In the United Kingdom, as I am sure in some other countries, bribery is a criminal offence. To bribe someone is illegal and to pay a bribe is illegal. However, as we know, in rare instances disobeying a law may not be being unethical.  There is another difficulty – what if you bribe someone for heir own good? For example, “If you eat your vegetables we will go and play in the park”. Of course, bribing-for-their -own-good raises more issues such how you determine what is good for another and the size of the bribe.

For example, if a FIFA official says “Pay me $10 million and I will ensure your country gets to host the next Football World Cup”, is to the host country’s advantage in terms of revenue, prestige and promotion of sport. Of course, we know this reasoning is poor because the bribe is used to secretly circumvent the procedure put in place to ensure the best bid  wins.

But how about taking a bribe?  Two examples will show how difficult it is to be ethical, if one says that paying a bribe is unethical.

1. I get to the border post of another country and the immigration official says, “There is a page missing from you passport – we have a problems here.” It is made clear that if I pay $10 this can be overcome!!! If I do not pay, I could be in the immigration queue for 5 hours. Would it be unethical to pay?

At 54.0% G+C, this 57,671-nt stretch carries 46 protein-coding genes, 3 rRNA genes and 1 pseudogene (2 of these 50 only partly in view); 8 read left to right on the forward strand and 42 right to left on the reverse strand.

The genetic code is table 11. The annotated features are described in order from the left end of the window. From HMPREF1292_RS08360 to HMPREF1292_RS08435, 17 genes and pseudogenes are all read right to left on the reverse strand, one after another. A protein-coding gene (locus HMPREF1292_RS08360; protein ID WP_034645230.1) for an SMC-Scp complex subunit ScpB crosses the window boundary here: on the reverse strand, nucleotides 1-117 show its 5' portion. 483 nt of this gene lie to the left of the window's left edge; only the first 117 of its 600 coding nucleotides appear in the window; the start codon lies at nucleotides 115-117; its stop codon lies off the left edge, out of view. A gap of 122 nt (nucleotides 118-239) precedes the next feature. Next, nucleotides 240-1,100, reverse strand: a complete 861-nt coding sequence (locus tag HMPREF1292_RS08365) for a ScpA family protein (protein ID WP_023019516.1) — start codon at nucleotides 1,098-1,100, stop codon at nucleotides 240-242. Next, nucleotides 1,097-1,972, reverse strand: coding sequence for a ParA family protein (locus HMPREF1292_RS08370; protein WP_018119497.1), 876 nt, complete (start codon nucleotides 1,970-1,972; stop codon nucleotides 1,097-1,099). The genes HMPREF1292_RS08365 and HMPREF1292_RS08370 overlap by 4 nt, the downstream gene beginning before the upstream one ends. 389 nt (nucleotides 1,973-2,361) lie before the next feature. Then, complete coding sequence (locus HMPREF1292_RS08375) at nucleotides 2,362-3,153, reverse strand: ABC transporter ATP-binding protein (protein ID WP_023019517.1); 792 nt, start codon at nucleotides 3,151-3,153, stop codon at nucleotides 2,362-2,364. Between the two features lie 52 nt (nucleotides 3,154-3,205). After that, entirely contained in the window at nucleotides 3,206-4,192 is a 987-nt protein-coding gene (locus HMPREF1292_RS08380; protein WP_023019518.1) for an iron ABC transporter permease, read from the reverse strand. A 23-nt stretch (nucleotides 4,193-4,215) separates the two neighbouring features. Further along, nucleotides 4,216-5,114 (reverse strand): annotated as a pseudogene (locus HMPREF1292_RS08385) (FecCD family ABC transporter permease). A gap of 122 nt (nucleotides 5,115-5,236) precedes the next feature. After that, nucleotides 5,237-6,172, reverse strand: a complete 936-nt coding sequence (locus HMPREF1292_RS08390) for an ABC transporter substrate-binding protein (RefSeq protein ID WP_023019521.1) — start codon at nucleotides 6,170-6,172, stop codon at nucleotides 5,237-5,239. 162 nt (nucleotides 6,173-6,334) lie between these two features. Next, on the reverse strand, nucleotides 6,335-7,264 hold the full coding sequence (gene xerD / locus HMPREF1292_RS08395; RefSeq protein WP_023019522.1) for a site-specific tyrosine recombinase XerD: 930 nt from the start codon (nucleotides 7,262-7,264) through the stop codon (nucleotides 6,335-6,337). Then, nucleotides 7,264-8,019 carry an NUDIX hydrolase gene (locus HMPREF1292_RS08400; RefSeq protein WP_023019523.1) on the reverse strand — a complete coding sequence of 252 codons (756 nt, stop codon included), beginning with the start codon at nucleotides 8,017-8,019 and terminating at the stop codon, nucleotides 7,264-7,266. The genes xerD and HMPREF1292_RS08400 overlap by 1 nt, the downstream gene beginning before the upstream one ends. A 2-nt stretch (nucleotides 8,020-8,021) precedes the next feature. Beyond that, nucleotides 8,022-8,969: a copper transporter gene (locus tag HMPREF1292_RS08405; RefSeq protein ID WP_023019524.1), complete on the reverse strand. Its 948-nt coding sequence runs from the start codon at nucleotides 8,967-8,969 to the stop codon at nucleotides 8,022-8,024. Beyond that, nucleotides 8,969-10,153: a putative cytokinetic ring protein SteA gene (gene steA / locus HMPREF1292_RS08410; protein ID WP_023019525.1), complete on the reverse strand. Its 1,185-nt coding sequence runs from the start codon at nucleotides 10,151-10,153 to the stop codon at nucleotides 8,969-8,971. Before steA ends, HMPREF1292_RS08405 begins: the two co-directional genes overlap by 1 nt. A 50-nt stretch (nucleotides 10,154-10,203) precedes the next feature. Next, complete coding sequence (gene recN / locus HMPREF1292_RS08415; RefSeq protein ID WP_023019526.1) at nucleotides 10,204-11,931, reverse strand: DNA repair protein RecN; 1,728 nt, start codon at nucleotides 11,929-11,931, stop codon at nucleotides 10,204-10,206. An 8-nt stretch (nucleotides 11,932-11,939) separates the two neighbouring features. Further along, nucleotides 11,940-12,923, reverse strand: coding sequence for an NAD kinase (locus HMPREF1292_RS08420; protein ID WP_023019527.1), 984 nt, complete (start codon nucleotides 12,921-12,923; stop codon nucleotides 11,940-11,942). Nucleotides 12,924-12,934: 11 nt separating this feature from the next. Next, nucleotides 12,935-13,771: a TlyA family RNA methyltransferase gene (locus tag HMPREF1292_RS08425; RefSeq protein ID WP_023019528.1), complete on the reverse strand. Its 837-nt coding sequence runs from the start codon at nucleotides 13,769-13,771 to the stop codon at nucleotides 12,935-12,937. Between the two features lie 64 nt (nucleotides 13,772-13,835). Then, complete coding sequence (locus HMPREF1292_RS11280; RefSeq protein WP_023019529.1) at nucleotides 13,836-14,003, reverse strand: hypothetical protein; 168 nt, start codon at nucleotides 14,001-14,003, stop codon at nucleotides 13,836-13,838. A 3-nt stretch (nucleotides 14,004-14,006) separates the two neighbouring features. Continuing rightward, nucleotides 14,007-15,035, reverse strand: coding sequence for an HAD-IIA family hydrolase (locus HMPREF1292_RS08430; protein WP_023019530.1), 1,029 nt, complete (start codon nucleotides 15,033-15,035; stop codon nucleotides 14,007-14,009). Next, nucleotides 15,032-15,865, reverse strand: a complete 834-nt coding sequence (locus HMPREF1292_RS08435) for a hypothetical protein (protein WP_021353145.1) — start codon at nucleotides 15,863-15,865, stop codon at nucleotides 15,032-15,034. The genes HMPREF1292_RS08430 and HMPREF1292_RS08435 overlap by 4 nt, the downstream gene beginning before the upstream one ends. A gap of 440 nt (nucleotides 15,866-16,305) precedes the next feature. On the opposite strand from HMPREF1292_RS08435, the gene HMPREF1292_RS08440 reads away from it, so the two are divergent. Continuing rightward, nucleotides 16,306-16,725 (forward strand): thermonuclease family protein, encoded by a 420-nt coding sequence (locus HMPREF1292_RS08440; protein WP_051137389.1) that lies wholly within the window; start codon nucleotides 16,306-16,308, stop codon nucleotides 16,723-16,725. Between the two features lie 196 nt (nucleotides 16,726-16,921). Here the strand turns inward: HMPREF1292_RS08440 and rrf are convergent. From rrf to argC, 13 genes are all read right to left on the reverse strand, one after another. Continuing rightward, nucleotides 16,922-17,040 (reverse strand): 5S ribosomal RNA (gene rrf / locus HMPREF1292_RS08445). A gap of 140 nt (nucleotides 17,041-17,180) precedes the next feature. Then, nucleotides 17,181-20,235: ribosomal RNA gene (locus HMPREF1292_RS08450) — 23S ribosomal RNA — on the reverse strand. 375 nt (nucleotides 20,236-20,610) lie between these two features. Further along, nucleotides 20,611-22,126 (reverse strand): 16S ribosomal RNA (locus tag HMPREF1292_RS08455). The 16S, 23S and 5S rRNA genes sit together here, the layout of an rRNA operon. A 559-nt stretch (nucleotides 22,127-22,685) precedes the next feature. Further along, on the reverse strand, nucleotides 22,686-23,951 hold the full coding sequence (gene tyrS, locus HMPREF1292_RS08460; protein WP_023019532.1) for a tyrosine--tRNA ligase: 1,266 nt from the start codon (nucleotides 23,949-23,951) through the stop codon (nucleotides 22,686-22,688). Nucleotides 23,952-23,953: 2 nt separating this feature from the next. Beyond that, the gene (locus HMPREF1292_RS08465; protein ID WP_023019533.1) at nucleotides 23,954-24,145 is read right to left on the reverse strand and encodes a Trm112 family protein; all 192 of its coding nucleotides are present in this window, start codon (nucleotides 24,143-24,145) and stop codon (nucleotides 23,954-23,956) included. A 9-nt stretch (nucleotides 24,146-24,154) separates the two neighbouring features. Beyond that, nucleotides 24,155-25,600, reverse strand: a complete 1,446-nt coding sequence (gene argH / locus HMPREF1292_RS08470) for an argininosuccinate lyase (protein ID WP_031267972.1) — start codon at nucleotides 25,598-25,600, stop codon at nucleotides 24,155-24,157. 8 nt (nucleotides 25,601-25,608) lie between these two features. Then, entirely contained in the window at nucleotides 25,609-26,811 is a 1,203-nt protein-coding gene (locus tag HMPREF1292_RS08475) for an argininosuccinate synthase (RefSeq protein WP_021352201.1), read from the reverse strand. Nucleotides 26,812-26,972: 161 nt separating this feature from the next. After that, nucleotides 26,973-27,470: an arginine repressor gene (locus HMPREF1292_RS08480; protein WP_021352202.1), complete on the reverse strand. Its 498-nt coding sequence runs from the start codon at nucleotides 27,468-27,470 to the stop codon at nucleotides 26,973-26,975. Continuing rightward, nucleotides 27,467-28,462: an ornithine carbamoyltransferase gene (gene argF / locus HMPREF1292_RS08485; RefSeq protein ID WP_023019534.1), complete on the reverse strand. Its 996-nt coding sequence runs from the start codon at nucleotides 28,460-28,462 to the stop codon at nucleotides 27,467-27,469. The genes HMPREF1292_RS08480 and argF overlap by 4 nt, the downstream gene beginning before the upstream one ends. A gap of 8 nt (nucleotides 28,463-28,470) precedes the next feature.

2. I am the CEO of a major British oil company and we are bidding for an exploration licence. If successful it will means jobs for 500 people and an annual income of £100 million for the next 12 years. I am approached by the Minister of Petroleum Affairs and he says, “Your bid and the Russian bid are excellent but are neck and neck. However, a signing-off fee of $10 million would enable Parliament to issue the licence to your company.” The bank account into which the $10 million is to be deposited is in another country. Would I be unethical if I paid the $10 million? If I don’t pay it another bidder will and the British company loses the jobs and income.

There is lots of talk from politicians and others about combating bribery and corruption, but do they realise how difficult it is in real life to do what they say is the ethical thing.